Maclagan, Margaret A. 1987. Experimental approaches to New Zealand phonetics. New Zealand English Newsletter 1: 8.

Maclagan, Margaret A. 1998a. Diphthongisation of /e/ in NZE: a change that went nowhere? New Zealand English Journal 12: 43-54.

Maclagan, Margaret A. 1998b. Women and language change in NZE: the case for considering individual as well as group data. Te Reo 41: 69-79.

Maclagan, Margaret A. 2000a. Where are we going in our language? New Zealand English today. NZ Journal of Speech-Language Therapy 53-54: 14-20.

Maclagan, Margaret A. How long have women been leading language change? In J. Holmes (ed.). Gendered Speech in Social Context: Perspectives from Gown and Town. Wellington: Victoria University Press. Pp. 87-98.

Maclagan, Margaret A. and Elizabeth Gordon. 1995. The changing sound of New Zealand English. The New Zealand Speech-Language Therapists’ Journal 50: 32-40.

Maclagan, Margaret A. and Elizabeth Gordon. 1996a. Out of the AIR and into the EAR: another view of the New Zealand diphthong merger. Language Variation and Change 8.1: 125-147.

Maclagan, Margaret A. and Elizabeth Gordon. 1996b. Women’s role in sound change: the case of two New Zealand closing diphthongs. New Zealand English Journal 10: 5-9.

Maclagan, Margaret A. and Elizabeth Gordon. 1998. How grown grew from one syllable to two. Australian Journal of Linguistics. 18.1: 5-28.

Maclagan, Margaret A. and Elizabeth Gordon. 1999. Data for New Zealand social dialectology: the Canterbury corpus. New Zealand English Journal 13: 50-58.

Maclagan, Margaret A. and Elizabeth Gordon. 2000. The NEAR/SQUARE merger in New Zealand English. Asia Pacific Journal of Speech, language and Hearing 5: 201-207.

Maclagan, Margaret A. & Gordon, Elizabeth. 2004. The story of New Zealand English: what the ONZE project tells us. Australian Journal of Linguistics, 24(1): 41-56.

Maclagan, Margaret & Gordon, Elizabeth. 2005. Regional and Social differences in NZ Phonology. Mouton Handbook of Varieties of English ed. Bernd Kortmann, Elizabeth Traugott, & Jürgen Handke. Berlin: Mouton de Gruyter.

Maclagan, Margaret A., Elizabeth Gordon and Gillian Lewis. 1999. Women and sound change: conservative and innovative behavior by the same speakers. Language Variation and Change 11.1: 19-41.

Maclagan, Margaret, Ray Harlow, Jeanette King, Peter Keegan, Catherine Watson. Acoustic analysis of Mäori: historical data. 2005. Proceedings of the Australian Linguistic Society conference, 2004. (ALS 2004) http://hdl.handle.net/123456789/105

Maclagan, Margaret, Ray Harlow, Jeanette King, Peter Keegan, Catherine Watson. 2005. New Zealand English influence on Mäori pronunciation over time. Te Reo, 47: 7-27.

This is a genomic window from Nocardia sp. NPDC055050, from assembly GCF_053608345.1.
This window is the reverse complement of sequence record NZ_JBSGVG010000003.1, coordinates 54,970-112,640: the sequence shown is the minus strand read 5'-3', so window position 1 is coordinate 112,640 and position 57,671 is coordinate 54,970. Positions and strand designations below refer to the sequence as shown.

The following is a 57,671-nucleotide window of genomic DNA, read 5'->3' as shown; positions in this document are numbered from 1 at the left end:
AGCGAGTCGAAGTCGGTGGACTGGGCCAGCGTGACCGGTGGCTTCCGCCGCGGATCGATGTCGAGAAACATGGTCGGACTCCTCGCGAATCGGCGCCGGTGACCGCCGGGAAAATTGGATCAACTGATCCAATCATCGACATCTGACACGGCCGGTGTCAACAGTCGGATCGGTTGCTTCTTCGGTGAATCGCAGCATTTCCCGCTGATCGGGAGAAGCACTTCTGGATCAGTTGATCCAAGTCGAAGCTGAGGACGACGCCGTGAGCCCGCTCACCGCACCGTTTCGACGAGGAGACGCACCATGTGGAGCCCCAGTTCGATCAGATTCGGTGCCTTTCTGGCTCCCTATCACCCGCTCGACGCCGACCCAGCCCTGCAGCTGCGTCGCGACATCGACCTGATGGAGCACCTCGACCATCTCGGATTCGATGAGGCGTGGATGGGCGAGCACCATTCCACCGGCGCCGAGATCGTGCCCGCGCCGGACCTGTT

Maclagan, Margaret and Jen Hay. 2004. The rise and rise of NZE DRESS. Proceedings of the 10th Australian International conference on Speech Sicence and Technology: 183-188. Sydney, December, 2004.

Maclagan, Margaret A, Jeanette King and Irfon Jones: Devoiced final /z/ in Maori English. New Zealand English Journal 17: 17-27.

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Matthews, R.J.H. 1983b. New Zealand English: a case study. World Language English. 2.2: 75-80.

Matthews, R.J.H. 1984. Maori influence on New Zealand English. World Language English. 3.3: 156-159.

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McGill, David. 1989. The dinkum Kiwi dictionary. Lower Hutt. Mills Publications.

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Orsman, Harry. 1987. A New Zealand national dictionary. New Zealand English Newsletter 1:10-11.

Orsman, Harry. 1995. The Dictionary of New Zealand English - a beginning and (almost) an end. New Zealand English Newsletter 9: 9-12.

Orsman, Harry. 1997. The Dictionary of New Zealand English: a dictionary of New Zealandisms on historical principles. Auckland. Oxford University Press. (reviews: Laurie Bauer in New Zealand Books, December 1997, reprinted in NZWords 1.1 (July 1998); Graeme Kennedy in New Zealand Listener (13.8.97); Laurie Bauer in English World-Wide 19.1 (1998): 123-128; for others see New Zealand English Journal 12: 4-5)

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Pearson, William H. (Bill) 1952. Fretful sleepers: a sketch of New Zealand behaviour and its implications for the artist. Landfall (Christchurch), no. 23 (vol. 6, no. 3): 201-230. See also errata note in no. 24 (vol. 6, no. 4): 340.

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Smithyman, Kendrick. 1966. An odd use of paddock. Te Reo 9: 52-56.

Smithyman, Kendrick. 1969. Claddie and bob. Te Reo 12: 91-94.

Smithyman, Kendrick. 1970. Supplejack. Te Reo 13: 23-25.

Smithyman, Kendrick. 1972. The ‘Huckery Mole’. Te Reo 15: 31-35.

Smithyman, Kendrick. 1973. The Auckland Scow. Te Reo 16: 9-14.

Smithyman, Kendrick. 1977. Three New Zealand lexical items. Te Reo 20: 83-94.

Smithyman, Kendrick. 1980. Review article: the Heinemann dictionaries. Te Reo 23: 81-113.

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Starks, Donna and Scott Allan. 2003. What comes before t: why Auckland students have trouble with alveolars. Journal of English Linguistics 31(3): 273-180